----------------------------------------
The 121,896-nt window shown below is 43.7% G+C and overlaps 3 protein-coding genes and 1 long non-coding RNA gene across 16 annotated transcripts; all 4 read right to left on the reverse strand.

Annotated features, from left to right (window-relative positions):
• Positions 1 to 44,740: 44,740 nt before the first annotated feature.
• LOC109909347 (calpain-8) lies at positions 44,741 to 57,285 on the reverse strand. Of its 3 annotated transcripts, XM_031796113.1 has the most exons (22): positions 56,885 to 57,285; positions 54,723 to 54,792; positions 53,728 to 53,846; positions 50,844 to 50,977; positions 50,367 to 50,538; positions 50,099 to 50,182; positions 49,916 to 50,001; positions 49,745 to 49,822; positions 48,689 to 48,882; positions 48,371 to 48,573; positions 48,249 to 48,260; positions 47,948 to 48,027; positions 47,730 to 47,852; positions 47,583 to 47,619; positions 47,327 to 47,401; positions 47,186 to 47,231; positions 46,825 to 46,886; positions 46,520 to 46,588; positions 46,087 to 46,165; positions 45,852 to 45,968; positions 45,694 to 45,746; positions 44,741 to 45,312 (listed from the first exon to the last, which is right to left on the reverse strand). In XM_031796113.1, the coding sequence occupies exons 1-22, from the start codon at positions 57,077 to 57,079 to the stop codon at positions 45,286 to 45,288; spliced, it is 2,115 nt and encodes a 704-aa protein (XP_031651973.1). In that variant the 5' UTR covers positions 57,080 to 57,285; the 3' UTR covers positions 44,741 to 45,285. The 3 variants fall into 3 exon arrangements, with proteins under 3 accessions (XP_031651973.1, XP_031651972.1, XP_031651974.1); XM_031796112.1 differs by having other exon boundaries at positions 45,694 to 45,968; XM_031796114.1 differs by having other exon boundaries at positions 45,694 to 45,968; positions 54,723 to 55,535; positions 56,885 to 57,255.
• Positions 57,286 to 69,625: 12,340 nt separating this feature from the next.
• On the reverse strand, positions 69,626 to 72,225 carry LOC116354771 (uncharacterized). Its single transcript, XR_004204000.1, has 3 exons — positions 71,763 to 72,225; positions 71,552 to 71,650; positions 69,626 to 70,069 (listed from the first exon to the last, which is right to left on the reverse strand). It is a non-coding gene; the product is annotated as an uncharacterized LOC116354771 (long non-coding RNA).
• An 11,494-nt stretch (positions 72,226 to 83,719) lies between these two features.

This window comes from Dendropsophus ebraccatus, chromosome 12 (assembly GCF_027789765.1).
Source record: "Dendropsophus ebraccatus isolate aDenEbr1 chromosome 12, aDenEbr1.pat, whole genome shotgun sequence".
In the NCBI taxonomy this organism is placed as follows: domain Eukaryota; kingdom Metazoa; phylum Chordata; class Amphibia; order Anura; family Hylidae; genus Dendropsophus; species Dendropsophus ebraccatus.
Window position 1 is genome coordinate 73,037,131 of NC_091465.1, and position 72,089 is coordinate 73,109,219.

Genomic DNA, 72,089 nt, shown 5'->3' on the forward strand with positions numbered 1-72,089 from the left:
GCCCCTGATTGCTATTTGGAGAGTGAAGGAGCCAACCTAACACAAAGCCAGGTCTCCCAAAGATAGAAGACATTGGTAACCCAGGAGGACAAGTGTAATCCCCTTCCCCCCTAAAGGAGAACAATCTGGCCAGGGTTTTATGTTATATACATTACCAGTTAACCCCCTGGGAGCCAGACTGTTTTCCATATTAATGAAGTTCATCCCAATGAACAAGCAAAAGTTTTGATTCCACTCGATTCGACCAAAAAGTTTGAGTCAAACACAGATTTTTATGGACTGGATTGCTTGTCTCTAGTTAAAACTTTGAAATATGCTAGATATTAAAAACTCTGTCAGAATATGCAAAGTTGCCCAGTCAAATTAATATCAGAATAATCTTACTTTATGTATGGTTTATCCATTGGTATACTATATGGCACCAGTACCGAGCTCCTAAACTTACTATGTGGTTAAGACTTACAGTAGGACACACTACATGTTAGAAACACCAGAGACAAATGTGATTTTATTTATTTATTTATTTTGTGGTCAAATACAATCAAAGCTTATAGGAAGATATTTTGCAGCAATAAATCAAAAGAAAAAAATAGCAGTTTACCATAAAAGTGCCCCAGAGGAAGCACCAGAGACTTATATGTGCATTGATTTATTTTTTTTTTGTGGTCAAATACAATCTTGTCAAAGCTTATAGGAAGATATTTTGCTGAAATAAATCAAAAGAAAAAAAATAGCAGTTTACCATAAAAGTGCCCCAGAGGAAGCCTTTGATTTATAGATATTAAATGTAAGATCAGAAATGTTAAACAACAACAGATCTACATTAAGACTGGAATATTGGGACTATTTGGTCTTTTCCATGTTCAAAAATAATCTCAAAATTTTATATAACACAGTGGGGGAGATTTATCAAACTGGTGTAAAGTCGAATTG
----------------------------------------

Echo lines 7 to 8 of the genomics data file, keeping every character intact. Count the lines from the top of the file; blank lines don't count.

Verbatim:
• An 11,494-nt stretch (positions 72,226 to 83,719) lies between these two features.

This window comes from Dendropsophus ebraccatus, chromosome 12 (assembly GCF_027789765.1).